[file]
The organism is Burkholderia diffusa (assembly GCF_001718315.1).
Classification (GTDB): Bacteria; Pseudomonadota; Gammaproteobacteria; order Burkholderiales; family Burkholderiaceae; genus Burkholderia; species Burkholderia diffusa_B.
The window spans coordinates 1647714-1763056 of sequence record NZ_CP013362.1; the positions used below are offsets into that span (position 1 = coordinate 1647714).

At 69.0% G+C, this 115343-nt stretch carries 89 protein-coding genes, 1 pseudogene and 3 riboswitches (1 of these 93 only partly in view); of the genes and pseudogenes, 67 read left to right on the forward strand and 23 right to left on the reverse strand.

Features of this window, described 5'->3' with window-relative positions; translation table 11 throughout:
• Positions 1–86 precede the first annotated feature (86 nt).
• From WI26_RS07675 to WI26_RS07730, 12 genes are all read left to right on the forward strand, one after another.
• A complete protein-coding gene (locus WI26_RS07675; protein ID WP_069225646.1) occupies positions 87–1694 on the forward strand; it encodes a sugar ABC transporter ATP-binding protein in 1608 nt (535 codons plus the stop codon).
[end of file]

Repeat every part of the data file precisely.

The organism is Burkholderia diffusa (assembly GCF_001718315.1).
Classification (GTDB): Bacteria; Pseudomonadota; Gammaproteobacteria; order Burkholderiales; family Burkholderiaceae; genus Burkholderia; species Burkholderia diffusa_B.
The window spans coordinates 1647714-1763056 of sequence record NZ_CP013362.1; the positions used below are offsets into that span (position 1 = coordinate 1647714).

At 69.0% G+C, this 115343-nt stretch carries 89 protein-coding genes, 1 pseudogene and 3 riboswitches (1 of these 93 only partly in view); of the genes and pseudogenes, 67 read left to right on the forward strand and 23 right to left on the reverse strand.

Features of this window, described 5'->3' with window-relative positions; translation table 11 throughout:
• Positions 1–86 precede the first annotated feature (86 nt).
• From WI26_RS07675 to WI26_RS07730, 12 genes are all read left to right on the forward strand, one after another.
• A complete protein-coding gene (locus WI26_RS07675; protein ID WP_069225646.1) occupies positions 87–1694 on the forward strand; it encodes a sugar ABC transporter ATP-binding protein in 1608 nt (535 codons plus the stop codon).